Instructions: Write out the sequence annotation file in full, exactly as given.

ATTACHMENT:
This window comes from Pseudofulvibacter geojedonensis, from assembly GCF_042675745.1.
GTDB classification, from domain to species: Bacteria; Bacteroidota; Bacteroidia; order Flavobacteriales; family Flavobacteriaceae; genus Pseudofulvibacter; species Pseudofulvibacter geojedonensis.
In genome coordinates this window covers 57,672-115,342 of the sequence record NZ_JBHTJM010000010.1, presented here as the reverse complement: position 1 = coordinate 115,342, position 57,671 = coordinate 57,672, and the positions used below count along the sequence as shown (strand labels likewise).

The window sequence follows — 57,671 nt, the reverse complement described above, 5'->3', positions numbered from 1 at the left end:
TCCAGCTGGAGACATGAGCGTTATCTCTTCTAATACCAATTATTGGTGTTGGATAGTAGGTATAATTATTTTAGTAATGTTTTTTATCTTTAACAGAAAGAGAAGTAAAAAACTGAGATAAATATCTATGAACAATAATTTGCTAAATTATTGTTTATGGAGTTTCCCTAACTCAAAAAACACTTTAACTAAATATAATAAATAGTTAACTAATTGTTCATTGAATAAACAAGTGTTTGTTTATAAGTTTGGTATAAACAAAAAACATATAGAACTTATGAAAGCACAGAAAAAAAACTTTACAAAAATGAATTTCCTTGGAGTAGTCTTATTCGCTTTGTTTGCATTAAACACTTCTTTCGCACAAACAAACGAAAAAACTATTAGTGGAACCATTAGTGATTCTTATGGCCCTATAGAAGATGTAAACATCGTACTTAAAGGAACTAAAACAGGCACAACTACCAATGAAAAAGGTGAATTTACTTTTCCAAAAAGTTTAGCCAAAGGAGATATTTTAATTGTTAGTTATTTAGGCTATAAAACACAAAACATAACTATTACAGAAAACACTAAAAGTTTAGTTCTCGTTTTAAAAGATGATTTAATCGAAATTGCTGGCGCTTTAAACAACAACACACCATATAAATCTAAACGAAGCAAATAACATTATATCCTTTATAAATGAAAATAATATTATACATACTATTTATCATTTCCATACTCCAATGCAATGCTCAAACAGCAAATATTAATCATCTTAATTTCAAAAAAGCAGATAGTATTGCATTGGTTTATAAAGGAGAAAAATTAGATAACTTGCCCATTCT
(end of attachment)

This window comes from Pseudofulvibacter geojedonensis, from assembly GCF_042675745.1.
GTDB classification, from domain to species: Bacteria; Bacteroidota; Bacteroidia; order Flavobacteriales; family Flavobacteriaceae; genus Pseudofulvibacter; species Pseudofulvibacter geojedonensis.
In genome coordinates this window covers 57,672-115,342 of the sequence record NZ_JBHTJM010000010.1, presented here as the reverse complement: position 1 = coordinate 115,342, position 57,671 = coordinate 57,672, and the positions used below count along the sequence as shown (strand labels likewise).

The window sequence follows — 57,671 nt, the reverse complement described above, 5'->3', positions numbered from 1 at the left end:
TCCAGCTGGAGACATGAGCGTTATCTCTTCTAATACCAATTATTGGTGTTGGATAGTAGGTATAATTATTTTAGTAATGTTTTTTATCTTTAACAGAAAGAGAAGTAAAAAACTGAGATAAATATCTATGAACAATAATTTGCTAAATTATTGTTTATGGAGTTTCCCTAACTCAAAAAACACTTTAACTAAATATAATAAATAGTTAACTAATTGTTCATTGAATAAACAAGTGTTTGTTTATAAGTTTGGTATAAACAAAAAACATATAGAACTTATGAAAGCACAGAAAAAAAACTTTACAAAAATGAATTTCCTTGGAGTAGTCTTATTCGCTTTGTTTGCATTAAACACTTCTTTCGCACAAACAAACGAAAAAACTATTAGTGGAACCATTAGTGATTCTTATGGCCCTATAGAAGATGTAAACATCGTACTTAAAGGAACTAAAACAGGCACAACTACCAATGAAAAAGGTGAATTTACTTTTCCAAAAAGTTTAGCCAAAGGAGATATTTTAATTGTTAGTTATTTAGGCTATAAAACACAAAACATAACTATTACAGAAAACACTAAAAGTTTAGTTCTCGTTTTAAAAGATGATTTAATCGAAATTGCTGGCGCTTTAAACAACAACACACCATATAAATCTAAACGAAGCAAATAACATTATATCCTTTATAAATGAAAATAATATTATACATACTATTTATCATTTCCATACTCCAATGCAATGCTCAAACAGCAAATATTAATCATCTTAATTTCAAAAAAGCAGATAGTATTGCATTGGTTTATAAAGGAGAAAAATTAGATAACTTGCCCATTCT